Say hello to heart and star shaped cake pops

We’re big fans of the cake pop so we’re pretty stoked to have a new cake pop kid on the Yuppiechef block, the Sweetly Does It Silicone Patterned Cake Pop Mould. Round cake pops, move over. We sent this new cake pop pan to Lexi of Whisking It and she put it through its paces. Here is Lexi’s recipe, based on her grandmother’s chocolate cake and some of her cake pop tips and tricks.


‘I am a graphic designer by day and a baker by night so you can imagine my excitement when the folks at Yuppiechef sent a Sweetly Does It Cake Pop Mould my way to test and play with. I have been wanting to make cake pops for a while now and these stars and hearts on a stick were a real hit. Let me tell you, as much of a process as it is, there are few things more rewarding!’ – Lexi


For the cake

3/4 cup milk
4 Tbsp water
1/2 cup softened butter
4 eggs
1 and 1/4 cups white sugar
2/3 cup cocoa
1 and 1/2 cups flour
Pinch of salt
3 tsp baking powder
2 tsp vanilla essence

For the coating

500g white chocolate
Food colouring

Instead of the white chocolate and food colouring, you can also use Candy Melts.


1. Preheat your oven to 180ºC  before you get started. To make the batter for your cake pops, heat the milk, water and butter until the butter melts.
2. Beat the eggs and sugar until light and creamy.
3. Sieve the cocoa into the heated milk mixture.
4. Add half the flour and the salt to the egg mixture.
5. Now add the heated milk mixture to the egg and flour mixture and mix well by hand.
6. Mix in the rest of the flour, the baking powder and vanilla essence, again ensuring to do so by hand.


7. Grease the cake pop tray well. Use butter or Spray & Cook and then sprinkle flour over this making sure it is well dusted. (This makes it much easier to get the cake pops out after baking).
8. Carefully spoon the batter into each of the cake pop tray moulds, taking care to only fill them to 3/4 of the way up and bake for 15 minutes.
9. Remove your cake pops from the oven and allow to cool inside their silicone moulds, then pop them out carefully.


10. You can get going on your coating while your cake pops cool. Temper your chocolate – here’s how.
11. Once smooth, dip your cake pop sticks into the chocolate and then stick them into the pops about 3/4 of the way through.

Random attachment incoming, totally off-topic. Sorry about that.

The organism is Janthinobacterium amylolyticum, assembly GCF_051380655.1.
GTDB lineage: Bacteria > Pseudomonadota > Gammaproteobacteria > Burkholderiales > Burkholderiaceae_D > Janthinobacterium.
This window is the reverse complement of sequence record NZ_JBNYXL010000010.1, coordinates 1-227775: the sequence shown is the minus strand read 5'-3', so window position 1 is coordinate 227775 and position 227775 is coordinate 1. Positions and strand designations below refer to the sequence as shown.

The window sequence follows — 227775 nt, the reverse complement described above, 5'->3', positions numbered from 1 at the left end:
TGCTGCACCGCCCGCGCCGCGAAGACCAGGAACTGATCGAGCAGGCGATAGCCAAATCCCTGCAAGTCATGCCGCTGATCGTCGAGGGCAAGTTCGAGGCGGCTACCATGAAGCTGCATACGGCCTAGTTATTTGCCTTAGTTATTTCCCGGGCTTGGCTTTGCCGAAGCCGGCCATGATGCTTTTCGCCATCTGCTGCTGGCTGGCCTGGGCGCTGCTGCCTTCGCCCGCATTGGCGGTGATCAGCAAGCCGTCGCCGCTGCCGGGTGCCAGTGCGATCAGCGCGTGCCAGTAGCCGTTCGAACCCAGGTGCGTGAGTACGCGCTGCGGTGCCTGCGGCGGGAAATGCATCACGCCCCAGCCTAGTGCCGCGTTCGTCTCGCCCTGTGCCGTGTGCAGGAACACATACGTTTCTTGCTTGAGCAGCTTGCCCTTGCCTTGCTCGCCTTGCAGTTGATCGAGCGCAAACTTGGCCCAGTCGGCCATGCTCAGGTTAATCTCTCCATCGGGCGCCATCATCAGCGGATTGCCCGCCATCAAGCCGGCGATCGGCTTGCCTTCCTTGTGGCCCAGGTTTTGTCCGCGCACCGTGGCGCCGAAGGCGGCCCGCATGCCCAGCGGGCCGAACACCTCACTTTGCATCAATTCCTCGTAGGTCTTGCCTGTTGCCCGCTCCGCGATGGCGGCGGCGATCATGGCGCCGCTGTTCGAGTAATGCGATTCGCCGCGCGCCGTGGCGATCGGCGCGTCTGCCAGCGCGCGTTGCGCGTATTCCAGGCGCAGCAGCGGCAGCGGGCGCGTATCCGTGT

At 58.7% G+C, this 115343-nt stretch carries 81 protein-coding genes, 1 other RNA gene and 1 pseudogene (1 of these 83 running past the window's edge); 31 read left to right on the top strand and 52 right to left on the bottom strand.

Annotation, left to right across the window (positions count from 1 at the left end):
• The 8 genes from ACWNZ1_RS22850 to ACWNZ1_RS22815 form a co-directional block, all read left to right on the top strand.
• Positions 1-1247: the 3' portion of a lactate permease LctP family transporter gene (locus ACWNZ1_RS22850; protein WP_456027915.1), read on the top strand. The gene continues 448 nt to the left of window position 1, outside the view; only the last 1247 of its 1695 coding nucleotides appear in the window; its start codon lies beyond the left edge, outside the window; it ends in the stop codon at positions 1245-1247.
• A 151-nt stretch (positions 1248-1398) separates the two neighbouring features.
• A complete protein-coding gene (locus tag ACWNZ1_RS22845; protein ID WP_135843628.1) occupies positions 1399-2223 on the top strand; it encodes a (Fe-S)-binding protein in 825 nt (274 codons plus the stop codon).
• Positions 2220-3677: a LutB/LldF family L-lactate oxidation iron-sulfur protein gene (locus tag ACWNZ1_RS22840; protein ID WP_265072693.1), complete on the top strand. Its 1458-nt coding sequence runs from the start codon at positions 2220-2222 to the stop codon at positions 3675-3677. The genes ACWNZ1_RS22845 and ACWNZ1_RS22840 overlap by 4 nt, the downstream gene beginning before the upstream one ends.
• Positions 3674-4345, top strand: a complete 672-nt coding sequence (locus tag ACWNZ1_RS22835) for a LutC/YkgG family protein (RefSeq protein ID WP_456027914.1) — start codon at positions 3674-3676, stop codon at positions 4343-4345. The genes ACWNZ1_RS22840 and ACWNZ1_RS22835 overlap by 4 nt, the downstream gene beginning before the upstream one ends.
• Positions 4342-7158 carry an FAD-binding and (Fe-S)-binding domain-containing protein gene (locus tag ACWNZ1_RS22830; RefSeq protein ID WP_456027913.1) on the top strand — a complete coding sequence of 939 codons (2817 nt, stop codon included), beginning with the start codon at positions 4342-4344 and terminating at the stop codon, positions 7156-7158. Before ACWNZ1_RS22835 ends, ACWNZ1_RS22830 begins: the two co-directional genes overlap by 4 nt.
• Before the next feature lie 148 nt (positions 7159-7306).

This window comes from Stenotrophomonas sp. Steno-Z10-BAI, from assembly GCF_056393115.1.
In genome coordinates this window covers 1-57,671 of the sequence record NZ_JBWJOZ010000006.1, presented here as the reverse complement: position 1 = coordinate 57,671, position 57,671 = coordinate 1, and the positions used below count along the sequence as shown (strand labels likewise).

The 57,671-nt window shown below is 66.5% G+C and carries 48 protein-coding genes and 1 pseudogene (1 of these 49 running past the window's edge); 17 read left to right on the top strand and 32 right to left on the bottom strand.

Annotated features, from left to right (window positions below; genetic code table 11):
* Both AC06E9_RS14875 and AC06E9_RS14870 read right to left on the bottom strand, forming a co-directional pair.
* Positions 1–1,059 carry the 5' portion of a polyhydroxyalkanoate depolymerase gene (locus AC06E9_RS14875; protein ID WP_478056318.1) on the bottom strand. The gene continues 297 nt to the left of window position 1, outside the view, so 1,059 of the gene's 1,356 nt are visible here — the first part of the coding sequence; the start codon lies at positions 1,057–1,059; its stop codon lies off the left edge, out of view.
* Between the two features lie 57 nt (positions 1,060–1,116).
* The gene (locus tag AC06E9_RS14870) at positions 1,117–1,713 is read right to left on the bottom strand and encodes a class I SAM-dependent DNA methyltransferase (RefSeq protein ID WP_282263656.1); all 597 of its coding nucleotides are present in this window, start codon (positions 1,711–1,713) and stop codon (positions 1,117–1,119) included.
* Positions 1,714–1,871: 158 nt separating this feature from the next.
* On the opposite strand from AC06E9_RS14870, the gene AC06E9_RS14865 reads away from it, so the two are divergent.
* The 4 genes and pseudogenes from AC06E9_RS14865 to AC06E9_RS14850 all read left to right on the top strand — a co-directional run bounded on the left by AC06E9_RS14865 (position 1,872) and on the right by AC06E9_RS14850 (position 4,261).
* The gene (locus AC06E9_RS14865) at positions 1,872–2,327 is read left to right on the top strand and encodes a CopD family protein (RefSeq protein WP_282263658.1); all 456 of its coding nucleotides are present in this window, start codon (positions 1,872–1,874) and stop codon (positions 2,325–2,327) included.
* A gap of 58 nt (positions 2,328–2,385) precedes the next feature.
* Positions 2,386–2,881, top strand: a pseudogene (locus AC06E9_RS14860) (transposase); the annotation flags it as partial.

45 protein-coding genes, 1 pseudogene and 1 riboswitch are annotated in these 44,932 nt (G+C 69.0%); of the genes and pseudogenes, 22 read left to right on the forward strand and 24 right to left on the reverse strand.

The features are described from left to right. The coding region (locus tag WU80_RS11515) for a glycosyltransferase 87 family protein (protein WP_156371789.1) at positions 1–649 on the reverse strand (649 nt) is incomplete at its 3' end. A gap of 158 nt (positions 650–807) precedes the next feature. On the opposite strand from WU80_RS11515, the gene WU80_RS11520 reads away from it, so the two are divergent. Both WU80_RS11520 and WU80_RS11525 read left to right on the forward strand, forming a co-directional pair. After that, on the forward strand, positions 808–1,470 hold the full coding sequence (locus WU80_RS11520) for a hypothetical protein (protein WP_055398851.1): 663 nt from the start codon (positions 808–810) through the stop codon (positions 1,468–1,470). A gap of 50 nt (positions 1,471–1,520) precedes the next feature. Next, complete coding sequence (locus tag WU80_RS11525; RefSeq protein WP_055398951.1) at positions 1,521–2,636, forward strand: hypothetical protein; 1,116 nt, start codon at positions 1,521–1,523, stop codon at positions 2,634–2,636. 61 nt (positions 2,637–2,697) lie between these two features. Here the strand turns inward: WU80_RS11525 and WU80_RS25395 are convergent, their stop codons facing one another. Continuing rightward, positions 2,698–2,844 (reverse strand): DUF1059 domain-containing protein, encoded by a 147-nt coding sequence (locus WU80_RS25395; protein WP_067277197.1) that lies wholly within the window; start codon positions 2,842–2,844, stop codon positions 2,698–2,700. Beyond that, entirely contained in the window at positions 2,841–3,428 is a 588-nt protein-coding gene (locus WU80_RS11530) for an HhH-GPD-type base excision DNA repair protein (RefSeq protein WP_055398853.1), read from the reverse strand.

12. Leave your pops with the sticks in them to set for about 20 minutes and then you can carefully dip the cake pops one by one into the chocolate to coat each one evenly.
13. I dipped all the ones I wanted to be white first and then added the colouring later to dip the pink and blue ones.

Some tips and tricks I learnt along the way

First off, once your egg has been beaten into the butter mixture, only mix by hand from then on. Over beaten eggs in this case result in a more ‘elastic’ batter which sticks to the mould and is more crumbly once baked, making dipping impossible.

Then, I will say this again, grease your mould really, really well. And dusting it with flour is also important. I underestimated this step and half of my cakes refused to pop out.

Be sure to secure the top part of your mould very well. For perfect shapes you need a perfectly set top part, otherwise your cakes are going to spill out of the sides when rising.

Speaking of spilling out of the sides, don’t fill your moulds more than ¾ of the way up. Regardless of how secure your mould is, if there is too much batter, it is going to push out the sides.

When dipping your cake balls, try to be as gentle and minimal as possible, too much swirling motion or too much chocolate will either result in a pop losing its stick, sliding down the stick due to excess weight or a lot of chocolate dripping all over the place.


With all that in mind, go forth a bake your way through it. It’s the lessons learnt along the way that make baking adventures like cake pops so rewarding.